It would appear as though our pollinators now have one more thing to worry about… heat spikes. According to a new report in the Science journal, the impact of extreme spikes can be more damaging than even pesticides to wild bumblebee populations. Researchers, however, were very much stressing that this does not dismiss the damage being done by pesticides, it is simply yet another concern to have regarding our cherished pollinators.
Global Warming Concerns
Recently in the news was a massive heat pocket in the ocean that was responsible for tens of thousands of sea life dying. In that case, scientists cited global warming as a contributing factor, and they are doing the same here. Jeremy Kerr, the senior researcher involved in the study as well as a biologist at the University of Ottawa, stated, “We are not saying pesticides are not a factor. We are confirming positively that climate change is a factor.”
The really interesting thing about this study from my perspective is that it dives into something that is likely impacting honey bees as well, but it is something that has not been studied because most honey bees monitored are used in the agricultural industry.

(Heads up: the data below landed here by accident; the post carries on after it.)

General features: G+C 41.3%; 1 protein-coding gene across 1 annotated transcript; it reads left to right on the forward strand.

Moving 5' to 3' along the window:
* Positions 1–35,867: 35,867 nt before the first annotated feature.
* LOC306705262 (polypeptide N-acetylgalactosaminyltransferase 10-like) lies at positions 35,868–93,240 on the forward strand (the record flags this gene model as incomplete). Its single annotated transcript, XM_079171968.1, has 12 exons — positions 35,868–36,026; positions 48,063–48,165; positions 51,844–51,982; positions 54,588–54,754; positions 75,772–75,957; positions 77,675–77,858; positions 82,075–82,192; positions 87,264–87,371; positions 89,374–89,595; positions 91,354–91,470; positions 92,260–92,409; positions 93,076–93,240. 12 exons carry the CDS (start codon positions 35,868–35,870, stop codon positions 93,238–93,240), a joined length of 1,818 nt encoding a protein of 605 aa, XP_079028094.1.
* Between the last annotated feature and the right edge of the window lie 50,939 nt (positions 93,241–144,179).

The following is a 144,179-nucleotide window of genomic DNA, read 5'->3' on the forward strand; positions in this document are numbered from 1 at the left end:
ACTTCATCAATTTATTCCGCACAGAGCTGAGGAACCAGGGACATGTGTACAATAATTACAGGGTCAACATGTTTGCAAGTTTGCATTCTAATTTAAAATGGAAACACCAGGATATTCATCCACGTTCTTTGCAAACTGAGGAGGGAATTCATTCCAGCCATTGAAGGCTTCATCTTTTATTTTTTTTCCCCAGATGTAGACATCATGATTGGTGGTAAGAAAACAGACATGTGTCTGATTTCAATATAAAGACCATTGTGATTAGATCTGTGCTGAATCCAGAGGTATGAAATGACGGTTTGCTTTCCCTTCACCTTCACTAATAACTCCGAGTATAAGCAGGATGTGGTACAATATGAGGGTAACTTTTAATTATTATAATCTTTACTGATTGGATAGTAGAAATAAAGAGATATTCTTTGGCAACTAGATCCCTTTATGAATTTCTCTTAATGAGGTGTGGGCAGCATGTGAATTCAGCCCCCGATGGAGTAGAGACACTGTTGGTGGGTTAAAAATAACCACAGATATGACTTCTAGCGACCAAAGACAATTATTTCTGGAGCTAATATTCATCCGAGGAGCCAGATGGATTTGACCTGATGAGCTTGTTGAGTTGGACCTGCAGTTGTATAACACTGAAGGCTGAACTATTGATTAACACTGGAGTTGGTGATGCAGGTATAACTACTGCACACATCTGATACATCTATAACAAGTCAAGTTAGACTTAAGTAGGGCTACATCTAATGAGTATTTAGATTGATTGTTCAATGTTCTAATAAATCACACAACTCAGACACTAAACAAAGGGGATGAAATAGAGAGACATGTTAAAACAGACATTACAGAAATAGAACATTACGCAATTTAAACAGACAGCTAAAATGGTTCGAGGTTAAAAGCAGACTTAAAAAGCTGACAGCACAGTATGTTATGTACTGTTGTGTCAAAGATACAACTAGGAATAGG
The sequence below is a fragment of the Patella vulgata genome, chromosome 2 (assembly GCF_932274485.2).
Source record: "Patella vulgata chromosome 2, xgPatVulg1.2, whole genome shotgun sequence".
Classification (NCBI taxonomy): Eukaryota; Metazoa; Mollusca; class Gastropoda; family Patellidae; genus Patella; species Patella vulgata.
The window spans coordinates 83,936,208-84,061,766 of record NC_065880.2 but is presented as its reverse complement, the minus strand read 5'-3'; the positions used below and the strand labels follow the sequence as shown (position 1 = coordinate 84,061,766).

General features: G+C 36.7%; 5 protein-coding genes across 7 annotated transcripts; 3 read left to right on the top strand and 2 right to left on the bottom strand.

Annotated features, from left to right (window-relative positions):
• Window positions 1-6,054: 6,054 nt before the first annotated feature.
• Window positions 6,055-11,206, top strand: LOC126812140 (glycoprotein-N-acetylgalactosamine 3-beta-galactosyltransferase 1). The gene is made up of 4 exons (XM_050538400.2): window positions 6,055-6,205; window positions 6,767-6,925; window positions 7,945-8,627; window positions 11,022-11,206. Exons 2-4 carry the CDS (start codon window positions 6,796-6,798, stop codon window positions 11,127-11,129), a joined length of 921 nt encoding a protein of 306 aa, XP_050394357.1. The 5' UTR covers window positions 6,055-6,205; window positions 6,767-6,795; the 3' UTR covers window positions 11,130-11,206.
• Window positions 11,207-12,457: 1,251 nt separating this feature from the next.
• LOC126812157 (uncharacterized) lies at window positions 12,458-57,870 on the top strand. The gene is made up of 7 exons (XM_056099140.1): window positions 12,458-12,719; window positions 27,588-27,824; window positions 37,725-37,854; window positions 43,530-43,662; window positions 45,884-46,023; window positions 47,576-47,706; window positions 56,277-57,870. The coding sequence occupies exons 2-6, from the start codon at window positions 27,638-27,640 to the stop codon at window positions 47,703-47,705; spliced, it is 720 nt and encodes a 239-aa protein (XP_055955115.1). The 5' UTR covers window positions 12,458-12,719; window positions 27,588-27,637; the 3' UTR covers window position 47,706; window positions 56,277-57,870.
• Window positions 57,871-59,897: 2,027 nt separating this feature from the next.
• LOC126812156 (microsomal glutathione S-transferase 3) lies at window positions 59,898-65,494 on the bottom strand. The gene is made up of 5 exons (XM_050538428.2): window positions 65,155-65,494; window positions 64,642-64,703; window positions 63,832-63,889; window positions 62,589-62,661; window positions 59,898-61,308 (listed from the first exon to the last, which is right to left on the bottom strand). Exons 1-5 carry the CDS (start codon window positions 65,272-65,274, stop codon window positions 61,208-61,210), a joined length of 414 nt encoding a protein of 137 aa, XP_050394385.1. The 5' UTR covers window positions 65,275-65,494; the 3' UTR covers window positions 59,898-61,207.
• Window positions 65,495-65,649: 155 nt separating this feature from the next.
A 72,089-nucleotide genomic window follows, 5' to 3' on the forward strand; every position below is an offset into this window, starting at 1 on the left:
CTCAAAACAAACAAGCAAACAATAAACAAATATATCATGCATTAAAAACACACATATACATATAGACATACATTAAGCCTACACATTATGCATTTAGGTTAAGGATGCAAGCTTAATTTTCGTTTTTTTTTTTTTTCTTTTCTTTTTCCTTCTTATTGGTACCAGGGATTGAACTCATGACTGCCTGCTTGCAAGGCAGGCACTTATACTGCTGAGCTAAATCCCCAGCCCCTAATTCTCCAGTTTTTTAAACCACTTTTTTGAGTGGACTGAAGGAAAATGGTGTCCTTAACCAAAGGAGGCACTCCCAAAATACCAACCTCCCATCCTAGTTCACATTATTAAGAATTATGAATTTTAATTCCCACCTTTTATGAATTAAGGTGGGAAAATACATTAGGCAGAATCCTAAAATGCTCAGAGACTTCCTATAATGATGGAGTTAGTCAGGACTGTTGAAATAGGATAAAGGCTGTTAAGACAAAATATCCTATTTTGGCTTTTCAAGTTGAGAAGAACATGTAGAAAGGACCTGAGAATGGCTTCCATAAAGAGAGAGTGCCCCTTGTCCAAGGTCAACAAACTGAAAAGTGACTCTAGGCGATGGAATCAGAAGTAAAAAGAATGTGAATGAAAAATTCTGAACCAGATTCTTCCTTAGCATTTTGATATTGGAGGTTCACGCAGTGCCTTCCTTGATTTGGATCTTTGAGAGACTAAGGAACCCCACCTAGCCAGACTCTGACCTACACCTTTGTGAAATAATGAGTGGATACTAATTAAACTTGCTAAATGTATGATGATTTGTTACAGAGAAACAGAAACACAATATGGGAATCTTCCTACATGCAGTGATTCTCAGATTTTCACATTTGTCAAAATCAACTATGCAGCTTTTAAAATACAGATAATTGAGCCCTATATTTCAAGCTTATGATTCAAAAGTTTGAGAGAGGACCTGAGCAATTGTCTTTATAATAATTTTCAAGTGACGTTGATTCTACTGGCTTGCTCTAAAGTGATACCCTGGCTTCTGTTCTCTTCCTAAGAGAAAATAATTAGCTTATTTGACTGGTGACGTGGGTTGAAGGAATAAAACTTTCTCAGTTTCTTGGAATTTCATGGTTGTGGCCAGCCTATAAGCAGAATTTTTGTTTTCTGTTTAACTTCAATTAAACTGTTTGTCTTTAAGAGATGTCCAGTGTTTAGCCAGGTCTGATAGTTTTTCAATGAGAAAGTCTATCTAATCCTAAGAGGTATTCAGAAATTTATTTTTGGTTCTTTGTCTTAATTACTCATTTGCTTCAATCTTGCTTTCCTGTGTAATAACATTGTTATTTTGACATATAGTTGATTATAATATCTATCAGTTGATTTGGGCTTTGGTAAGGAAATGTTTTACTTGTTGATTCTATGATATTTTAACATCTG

To that point, we have seen numerous stories in the papers recently about hives where there is a significant die-off almost overnight. By no means am I saying this is what happened in those cases, but it would be very interesting to find out if there were any major temperature fluctuations in those cases that have yet to be solved. If that did happen, perhaps this would be something the honey bee industry should also be studying.
For this particular study, bumble bee populations from 1901 to 1974 served as the base with them being compared to bumble bee populations from 2000 to 2014. When researchers finished their study, they found a 46 percent decline in North America and a 17 percent decline in Europe. They reached the conclusion that “climate change has driven stronger and more widespread bumble bee declines than have been reported previously.”
The researchers, however, believe this is a problem that can be addressed. Kerr stated, “Just like we would plant a shade tree to help protect humans from heat, we could manage habitat to shield bees from extremes.” I cannot help but think of the many rooftop hives that are being built in various programs around the country, with the bees just sitting there completely exposed to the sun all day, every day, during the summer. When you add in rooftop HVAC units and the heat they kick off, we can only hope these efforts to save our honey bees are not actually putting them in more danger.
To read the full report on ExpressNews.com, click here.